14106 | Pistol
About 1845, 19th century
10 x 21.5 cm
Gift of D.M. Manks
This artefact belongs to: © New Brunswick Museum
Keys to History
By 1847, as the cost of maintaining poorhouses, orphanages and other charitable institutions continued to escalate, Irish immigrants became targets of local outrage. Riots in Saint John, Fredericton and Woodstock on July 12, 1847 resulted in loss of life and created a barrier to peaceful coexistence.
Exactly two years later, Saint John's Catholic community and the local Orange Order engaged in a final confrontation. As parading Orangemen made their way through the Irish ghetto of York Point, Saint John, taunts and hurled rocks led to an exchange of gunfire that killed at least a dozen people.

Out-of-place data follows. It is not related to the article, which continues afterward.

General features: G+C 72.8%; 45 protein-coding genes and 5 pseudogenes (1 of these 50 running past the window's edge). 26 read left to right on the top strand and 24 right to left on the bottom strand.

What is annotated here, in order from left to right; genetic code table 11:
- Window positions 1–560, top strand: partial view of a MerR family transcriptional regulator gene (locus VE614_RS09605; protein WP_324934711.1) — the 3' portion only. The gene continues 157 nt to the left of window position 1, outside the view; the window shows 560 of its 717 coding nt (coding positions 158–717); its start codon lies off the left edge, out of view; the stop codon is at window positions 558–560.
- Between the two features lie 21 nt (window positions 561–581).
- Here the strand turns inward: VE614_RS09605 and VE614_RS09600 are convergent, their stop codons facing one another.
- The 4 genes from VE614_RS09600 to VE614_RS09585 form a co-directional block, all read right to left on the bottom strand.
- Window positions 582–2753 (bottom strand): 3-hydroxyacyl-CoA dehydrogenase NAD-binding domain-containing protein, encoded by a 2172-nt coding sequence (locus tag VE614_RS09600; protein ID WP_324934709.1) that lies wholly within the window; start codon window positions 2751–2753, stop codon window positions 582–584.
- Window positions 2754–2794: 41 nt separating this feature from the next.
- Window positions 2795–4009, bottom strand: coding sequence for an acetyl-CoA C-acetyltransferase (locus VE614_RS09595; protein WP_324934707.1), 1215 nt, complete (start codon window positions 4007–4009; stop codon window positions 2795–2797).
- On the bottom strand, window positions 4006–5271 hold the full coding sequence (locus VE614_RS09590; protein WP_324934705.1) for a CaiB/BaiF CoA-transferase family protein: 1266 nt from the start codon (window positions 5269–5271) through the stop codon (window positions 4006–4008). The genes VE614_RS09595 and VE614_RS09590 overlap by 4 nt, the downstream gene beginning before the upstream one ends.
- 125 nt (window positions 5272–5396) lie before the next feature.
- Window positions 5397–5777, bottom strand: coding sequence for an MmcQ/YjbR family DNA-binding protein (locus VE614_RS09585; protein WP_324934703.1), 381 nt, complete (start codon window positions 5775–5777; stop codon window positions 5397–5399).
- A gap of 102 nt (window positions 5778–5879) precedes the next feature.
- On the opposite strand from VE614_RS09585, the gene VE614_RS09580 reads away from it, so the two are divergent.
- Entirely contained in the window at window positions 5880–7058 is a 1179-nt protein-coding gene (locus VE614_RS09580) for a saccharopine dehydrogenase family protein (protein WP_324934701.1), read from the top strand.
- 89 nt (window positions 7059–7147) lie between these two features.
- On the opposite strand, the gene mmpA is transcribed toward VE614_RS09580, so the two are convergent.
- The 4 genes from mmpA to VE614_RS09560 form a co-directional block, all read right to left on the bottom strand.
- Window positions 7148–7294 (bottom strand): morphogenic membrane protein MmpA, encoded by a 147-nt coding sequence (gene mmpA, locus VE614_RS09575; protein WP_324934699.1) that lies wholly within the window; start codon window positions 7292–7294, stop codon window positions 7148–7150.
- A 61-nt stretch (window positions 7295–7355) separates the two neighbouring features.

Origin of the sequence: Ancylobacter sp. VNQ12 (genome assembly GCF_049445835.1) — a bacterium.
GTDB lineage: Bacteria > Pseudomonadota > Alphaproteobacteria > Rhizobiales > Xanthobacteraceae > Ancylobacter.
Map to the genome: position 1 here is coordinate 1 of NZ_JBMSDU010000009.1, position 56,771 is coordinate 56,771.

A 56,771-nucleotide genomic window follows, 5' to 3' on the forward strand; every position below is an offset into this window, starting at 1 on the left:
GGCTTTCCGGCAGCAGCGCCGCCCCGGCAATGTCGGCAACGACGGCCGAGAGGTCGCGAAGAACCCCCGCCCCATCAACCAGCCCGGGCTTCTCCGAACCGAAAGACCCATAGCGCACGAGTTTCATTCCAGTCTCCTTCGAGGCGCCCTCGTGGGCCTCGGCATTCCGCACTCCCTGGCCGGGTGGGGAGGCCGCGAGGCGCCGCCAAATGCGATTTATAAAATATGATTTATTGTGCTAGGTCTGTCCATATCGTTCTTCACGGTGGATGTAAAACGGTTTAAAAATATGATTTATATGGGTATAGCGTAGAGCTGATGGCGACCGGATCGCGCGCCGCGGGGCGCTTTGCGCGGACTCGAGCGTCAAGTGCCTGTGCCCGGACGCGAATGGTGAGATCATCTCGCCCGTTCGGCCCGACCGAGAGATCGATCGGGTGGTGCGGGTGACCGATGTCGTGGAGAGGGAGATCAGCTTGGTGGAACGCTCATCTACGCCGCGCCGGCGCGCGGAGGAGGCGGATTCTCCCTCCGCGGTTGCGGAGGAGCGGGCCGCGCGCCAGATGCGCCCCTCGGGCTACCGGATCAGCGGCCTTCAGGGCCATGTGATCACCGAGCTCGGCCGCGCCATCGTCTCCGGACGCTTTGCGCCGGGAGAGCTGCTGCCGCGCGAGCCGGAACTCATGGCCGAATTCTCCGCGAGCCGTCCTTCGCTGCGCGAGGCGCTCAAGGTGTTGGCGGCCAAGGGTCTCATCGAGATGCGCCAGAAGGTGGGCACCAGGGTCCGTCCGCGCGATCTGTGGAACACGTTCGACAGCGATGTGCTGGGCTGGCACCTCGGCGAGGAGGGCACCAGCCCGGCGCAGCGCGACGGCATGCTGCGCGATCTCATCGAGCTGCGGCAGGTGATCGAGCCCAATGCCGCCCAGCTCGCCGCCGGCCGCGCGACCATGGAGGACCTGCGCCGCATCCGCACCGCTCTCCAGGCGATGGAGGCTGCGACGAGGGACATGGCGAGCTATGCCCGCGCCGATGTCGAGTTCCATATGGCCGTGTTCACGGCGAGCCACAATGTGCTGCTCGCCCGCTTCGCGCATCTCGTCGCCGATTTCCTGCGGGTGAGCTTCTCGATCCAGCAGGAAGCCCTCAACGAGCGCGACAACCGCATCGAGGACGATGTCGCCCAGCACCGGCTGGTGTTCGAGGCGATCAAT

Leaders on both sides were apprehended and brought to trial. On August 15, 1849, a Catholic holy day, an overtly biased jury vindicated the indicted Orangemen but sentenced two Irish Catholics to terms of six and twelve months respectively in the Provincial Penitentiary.
It is said that Squire Manks used this pistol during the York Point riot.
Source : Out of Ireland [Web tour], by New Brunswick Museum (see Links)
Catholics constructed a green arch across the path of the 1849 parade, forcing the Orangemen to dip their banners, an act recognized as an international sign of defeat.
A native of Belfast, Ireland, Manks was the Worshipful Master of a local Orange Lodge.
Ironically, Manks died nursing poor Irish Catholics at York Point during the cholera epidemic of 1854.
Squire Manks drew the attention of New Brunswick's Catholic Irish in March of 1844 when he was charged with the murder of an Irish Catholic.